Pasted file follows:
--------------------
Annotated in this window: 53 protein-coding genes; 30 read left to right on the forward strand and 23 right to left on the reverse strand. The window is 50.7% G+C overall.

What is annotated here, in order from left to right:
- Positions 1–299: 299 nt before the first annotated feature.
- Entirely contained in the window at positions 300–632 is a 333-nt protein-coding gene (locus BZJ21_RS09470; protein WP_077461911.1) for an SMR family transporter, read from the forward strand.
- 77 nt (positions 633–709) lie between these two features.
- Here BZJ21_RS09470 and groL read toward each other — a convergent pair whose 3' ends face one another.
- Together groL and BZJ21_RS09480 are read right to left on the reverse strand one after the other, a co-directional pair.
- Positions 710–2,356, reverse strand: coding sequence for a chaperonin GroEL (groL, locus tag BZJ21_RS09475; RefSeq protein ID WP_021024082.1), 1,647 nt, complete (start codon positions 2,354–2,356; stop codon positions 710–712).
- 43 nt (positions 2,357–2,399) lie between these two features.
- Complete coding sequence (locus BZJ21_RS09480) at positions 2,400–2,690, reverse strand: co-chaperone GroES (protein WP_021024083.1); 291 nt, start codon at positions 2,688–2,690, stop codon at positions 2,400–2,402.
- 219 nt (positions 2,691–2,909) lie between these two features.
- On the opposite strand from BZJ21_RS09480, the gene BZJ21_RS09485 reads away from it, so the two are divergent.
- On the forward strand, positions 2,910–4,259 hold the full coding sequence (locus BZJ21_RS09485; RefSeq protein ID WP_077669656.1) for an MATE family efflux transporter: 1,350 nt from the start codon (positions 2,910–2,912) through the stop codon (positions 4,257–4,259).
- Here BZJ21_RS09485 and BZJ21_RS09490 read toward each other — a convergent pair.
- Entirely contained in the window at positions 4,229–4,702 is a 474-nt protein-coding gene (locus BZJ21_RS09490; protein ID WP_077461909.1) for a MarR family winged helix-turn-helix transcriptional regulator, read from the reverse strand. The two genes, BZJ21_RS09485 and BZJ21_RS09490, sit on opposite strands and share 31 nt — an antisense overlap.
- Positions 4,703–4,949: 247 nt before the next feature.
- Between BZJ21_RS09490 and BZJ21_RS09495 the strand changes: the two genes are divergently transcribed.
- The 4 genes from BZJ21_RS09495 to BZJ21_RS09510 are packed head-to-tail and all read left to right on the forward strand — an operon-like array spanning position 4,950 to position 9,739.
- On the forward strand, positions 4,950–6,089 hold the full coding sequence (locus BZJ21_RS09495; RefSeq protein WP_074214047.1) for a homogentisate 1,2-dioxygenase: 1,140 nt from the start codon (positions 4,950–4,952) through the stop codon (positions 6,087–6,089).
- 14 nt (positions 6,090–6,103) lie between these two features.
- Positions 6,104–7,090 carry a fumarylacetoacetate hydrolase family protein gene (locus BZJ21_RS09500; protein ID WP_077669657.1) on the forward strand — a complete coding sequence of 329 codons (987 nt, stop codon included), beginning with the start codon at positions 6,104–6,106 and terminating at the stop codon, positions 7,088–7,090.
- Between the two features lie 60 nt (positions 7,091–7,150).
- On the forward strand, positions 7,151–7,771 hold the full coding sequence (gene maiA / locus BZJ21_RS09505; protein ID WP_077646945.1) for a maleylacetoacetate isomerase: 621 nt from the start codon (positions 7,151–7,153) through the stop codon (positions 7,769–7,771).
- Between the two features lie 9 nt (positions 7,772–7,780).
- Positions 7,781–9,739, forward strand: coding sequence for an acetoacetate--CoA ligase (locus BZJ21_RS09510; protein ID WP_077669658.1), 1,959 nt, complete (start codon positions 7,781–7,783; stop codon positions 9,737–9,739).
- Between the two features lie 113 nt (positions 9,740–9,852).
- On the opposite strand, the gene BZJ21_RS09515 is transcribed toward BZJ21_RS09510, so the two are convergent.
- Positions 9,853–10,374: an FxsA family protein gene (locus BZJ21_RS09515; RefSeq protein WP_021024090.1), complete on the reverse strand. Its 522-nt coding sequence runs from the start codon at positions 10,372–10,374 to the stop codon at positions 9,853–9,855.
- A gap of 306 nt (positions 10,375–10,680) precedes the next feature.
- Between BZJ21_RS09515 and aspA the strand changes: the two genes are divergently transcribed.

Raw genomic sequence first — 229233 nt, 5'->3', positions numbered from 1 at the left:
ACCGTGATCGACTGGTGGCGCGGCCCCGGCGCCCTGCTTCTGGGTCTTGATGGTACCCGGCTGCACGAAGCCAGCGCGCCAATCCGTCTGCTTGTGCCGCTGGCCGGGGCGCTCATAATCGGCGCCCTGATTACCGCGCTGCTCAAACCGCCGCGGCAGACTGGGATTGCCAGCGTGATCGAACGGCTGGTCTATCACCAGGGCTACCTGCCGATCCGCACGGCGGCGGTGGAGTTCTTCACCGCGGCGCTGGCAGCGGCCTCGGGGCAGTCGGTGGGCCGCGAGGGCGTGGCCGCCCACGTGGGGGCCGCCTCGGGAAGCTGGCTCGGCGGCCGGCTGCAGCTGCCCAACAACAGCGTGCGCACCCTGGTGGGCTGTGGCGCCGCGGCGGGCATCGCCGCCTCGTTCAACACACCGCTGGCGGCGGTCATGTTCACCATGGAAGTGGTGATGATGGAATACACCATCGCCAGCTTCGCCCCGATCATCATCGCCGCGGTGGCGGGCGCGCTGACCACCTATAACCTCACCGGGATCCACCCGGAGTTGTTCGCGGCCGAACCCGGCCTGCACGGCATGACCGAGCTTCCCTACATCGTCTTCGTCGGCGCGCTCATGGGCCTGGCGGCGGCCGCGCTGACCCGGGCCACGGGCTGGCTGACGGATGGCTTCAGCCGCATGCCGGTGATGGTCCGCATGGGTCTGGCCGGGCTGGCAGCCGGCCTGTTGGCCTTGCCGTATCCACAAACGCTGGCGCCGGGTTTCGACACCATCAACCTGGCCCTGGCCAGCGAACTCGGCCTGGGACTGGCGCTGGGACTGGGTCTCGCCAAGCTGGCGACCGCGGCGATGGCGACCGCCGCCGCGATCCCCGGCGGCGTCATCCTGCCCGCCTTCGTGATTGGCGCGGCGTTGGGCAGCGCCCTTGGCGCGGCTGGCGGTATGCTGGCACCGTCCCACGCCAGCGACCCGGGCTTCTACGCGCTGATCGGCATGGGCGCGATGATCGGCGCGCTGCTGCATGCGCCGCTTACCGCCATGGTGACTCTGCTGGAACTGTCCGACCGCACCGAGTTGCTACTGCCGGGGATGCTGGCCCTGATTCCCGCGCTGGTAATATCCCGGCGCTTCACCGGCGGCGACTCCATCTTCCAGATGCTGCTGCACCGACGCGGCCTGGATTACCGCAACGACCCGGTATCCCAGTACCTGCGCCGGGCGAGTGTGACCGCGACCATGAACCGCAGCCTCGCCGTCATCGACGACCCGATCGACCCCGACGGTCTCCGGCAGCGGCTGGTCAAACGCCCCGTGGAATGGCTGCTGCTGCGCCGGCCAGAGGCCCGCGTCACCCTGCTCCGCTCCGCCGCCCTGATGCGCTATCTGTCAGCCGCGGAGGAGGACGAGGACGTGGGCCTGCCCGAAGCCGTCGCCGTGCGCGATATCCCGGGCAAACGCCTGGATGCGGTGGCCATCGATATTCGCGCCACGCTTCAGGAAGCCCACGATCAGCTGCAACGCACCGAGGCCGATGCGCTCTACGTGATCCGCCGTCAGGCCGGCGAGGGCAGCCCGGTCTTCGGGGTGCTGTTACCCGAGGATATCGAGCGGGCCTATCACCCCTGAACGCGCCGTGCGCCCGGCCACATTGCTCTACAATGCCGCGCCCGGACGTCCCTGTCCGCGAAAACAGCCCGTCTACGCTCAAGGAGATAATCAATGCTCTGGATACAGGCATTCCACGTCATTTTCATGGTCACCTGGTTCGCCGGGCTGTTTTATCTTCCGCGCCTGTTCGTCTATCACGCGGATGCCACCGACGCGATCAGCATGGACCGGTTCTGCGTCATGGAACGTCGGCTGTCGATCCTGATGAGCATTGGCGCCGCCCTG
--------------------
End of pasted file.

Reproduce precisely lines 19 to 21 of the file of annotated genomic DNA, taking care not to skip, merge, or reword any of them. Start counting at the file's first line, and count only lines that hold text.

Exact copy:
- On the forward strand, positions 4,950–6,089 hold the full coding sequence (locus BZJ21_RS09495; RefSeq protein WP_074214047.1) for a homogentisate 1,2-dioxygenase: 1,140 nt from the start codon (positions 4,950–4,952) through the stop codon (positions 6,087–6,089).
- 14 nt (positions 6,090–6,103) lie between these two features.
- Positions 6,104–7,090 carry a fumarylacetoacetate hydrolase family protein gene (locus BZJ21_RS09500; protein ID WP_077669657.1) on the forward strand — a complete coding sequence of 329 codons (987 nt, stop codon included), beginning with the start codon at positions 6,104–6,106 and terminating at the stop codon, positions 7,088–7,090.